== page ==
Please use this identifier to cite or link to this item: https://doi.org/10.1037/xlm0001090
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dc.titleSevere Publication Bias Contributes to Illusory Sleep Consolidation in the Motor Sequence Learning Literature
dc.contributor.authorRickard, Timothy C
dc.contributor.authorPan, Steven C
dc.contributor.authorGupta, Mohan W
dc.date.accessioned2022-07-13T01:51:29Z
dc.date.available2022-07-13T01:51:29Z
dc.date.issued2022-01-27
dc.identifier.citationRickard, Timothy C, Pan, Steven C, Gupta, Mohan W (2022-01-27). Severe Publication Bias Contributes to Illusory Sleep Consolidation in the Motor Sequence Learning Literature. JOURNAL OF EXPERIMENTAL PSYCHOLOGY-LEARNING MEMORY AND COGNITION. ScholarBank@NUS Repository. https://doi.org/10.1037/xlm0001090
dc.identifier.issn02787393
dc.identifier.issn19391285
dc.identifier.urihttps://scholarbank.nus.edu.sg/handle/10635/228341
dc.description.abstractWe explored the possibility of publication bias in the sleep and explicit motor sequence learning literature by applying precision effect test (PET) and precision effect test with standard errors (PEESE) weighted regression analyses to the 88 effect sizes from. recent comprehensive literature review (Pan & Rickard, 2015). Basic PET analysis indicated pronounced publication bias; that is, the effect sizes were strongly predicted by their standard error. When variables that have previously been shown to both moderate the sleep gain effect and substantially reduce unaccounted for effect size heterogeneity were included in that analysis, evidence for publication bias remained strong. The estimated postsleep gain was negative, suggesting forgetting rather than facilitation, and it was statistically indistinguishable from the estimated postwake gain. In. qualitative review of. smaller group of more recent studies we observed that (a) small sample sizes—a major factor behind the publication bias—are still the norm, (b) use of demonstrably flawed experimental design and analysis remains prevalent, and (c) when authors conclude in favor of sleep-dependent consolidation, they frequently do not cite the articles in which those methodological flaws have been demonstrated. We conclude that there is substantial publication bias, that there is no consolidation-based, absolute performance gain following sleep, and that strong conclusions regarding the hypothesis of less forgetting after sleep than after wakefulness should await further research. Recommendations are made for reducing publication bias in future work.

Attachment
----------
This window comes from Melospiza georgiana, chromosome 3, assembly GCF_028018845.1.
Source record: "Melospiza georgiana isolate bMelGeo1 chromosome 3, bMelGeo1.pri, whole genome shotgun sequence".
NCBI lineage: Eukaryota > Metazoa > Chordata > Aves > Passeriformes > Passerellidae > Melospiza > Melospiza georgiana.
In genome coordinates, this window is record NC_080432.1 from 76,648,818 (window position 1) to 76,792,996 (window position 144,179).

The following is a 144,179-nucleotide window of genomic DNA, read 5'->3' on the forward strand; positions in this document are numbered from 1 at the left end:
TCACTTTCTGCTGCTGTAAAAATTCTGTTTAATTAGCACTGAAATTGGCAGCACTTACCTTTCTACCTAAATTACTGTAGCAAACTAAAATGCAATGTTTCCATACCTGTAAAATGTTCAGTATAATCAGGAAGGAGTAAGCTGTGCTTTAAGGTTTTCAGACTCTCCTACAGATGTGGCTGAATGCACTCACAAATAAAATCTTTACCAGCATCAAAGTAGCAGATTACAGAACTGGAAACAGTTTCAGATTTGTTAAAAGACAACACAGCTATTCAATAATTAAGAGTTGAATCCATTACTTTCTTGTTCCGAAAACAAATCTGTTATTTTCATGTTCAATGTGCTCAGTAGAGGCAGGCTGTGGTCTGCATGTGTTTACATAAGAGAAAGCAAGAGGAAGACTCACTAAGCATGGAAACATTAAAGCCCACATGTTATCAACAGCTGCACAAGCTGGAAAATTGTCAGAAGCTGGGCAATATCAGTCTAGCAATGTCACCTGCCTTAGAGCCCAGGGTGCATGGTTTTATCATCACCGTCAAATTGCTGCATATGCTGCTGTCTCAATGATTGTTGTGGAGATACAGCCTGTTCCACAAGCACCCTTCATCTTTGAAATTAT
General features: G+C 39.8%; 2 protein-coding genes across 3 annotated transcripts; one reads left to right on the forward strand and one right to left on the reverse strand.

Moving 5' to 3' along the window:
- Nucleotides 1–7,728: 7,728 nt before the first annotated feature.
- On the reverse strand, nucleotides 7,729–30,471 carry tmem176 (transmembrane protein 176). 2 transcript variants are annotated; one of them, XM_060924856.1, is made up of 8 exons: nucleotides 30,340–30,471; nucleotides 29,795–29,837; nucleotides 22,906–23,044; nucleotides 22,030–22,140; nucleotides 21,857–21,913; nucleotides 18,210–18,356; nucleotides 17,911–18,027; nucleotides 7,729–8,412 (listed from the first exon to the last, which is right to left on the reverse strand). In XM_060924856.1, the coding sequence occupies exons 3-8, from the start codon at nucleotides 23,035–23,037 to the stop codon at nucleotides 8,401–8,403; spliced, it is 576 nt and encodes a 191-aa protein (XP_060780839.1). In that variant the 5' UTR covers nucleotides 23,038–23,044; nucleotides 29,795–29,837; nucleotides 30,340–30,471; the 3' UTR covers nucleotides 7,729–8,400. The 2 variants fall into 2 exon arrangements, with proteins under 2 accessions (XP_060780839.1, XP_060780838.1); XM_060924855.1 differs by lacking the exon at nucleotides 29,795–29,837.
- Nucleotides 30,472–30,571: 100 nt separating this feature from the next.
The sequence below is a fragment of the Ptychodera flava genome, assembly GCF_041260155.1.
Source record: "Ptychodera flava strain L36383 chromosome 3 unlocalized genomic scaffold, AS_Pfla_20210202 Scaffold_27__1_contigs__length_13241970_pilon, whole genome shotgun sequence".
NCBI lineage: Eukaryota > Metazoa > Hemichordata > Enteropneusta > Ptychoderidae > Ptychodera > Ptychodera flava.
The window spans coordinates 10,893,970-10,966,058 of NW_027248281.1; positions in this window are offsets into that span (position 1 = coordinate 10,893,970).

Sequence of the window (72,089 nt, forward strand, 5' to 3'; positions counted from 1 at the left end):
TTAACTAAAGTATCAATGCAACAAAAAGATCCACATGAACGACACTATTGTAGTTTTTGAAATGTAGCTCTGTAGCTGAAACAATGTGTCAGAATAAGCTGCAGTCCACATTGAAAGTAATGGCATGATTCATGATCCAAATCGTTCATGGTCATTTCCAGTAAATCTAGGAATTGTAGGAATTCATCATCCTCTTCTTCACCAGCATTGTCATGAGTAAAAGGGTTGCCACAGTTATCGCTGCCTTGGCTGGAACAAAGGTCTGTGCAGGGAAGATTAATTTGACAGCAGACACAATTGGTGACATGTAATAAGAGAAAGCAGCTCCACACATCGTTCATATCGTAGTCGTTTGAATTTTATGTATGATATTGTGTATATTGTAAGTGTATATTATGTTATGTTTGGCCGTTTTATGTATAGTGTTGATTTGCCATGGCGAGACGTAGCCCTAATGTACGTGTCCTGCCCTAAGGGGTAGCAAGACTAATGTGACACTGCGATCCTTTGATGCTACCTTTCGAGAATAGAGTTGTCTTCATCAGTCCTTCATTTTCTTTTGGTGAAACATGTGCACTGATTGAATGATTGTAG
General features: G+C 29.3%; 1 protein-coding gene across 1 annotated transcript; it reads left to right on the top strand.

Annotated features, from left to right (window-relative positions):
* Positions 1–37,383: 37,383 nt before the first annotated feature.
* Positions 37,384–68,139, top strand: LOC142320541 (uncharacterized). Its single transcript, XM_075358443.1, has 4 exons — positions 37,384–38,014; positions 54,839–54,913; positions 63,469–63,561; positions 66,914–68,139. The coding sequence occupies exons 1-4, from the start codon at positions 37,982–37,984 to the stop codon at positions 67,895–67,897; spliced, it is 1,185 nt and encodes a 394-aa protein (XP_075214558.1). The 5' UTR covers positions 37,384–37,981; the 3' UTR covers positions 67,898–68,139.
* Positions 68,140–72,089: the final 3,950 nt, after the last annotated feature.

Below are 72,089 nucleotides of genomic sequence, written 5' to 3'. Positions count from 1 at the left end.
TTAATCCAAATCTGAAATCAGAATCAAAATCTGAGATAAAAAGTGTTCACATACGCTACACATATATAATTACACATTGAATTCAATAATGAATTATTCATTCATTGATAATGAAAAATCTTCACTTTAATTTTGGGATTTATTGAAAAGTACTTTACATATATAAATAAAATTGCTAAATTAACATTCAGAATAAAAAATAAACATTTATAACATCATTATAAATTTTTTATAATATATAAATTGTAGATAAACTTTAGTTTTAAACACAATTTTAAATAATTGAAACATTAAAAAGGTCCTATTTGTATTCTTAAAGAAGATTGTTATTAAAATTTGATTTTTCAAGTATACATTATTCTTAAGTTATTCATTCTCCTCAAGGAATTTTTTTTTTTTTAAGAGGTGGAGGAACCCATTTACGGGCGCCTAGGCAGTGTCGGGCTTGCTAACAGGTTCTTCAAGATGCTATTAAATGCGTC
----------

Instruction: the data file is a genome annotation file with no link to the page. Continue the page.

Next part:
dc.language.isoen
dc.publisherAMER PSYCHOLOGICAL ASSOC
dc.sourceElements
dc.subjectSocial Sciences
dc.subjectPsychology
dc.subjectPsychology, Experimental
dc.subjectpublication bias
dc.subjectsleep
dc.subjectmotor sequence learning
dc.subjectfinger-tapping
dc.subjectfinger-thumb
dc.subjectMEMORY CONSOLIDATION
dc.subjectDEPENDENT CONSOLIDATION
dc.subjectTIME-COURSE
dc.subjectON-TASK
dc.subjectSKILL
dc.subjectPERFORMANCE
dc.typeArticle
dc.date.updated2022-07-11T07:16:08Z
dc.contributor.departmentDEPT OF PSYCHOLOGY
dc.description.doi10.1037/xlm0001090
dc.description.sourcetitleJOURNAL OF EXPERIMENTAL PSYCHOLOGY-LEARNING MEMORY AND COGNITION
dc.published.statePublished
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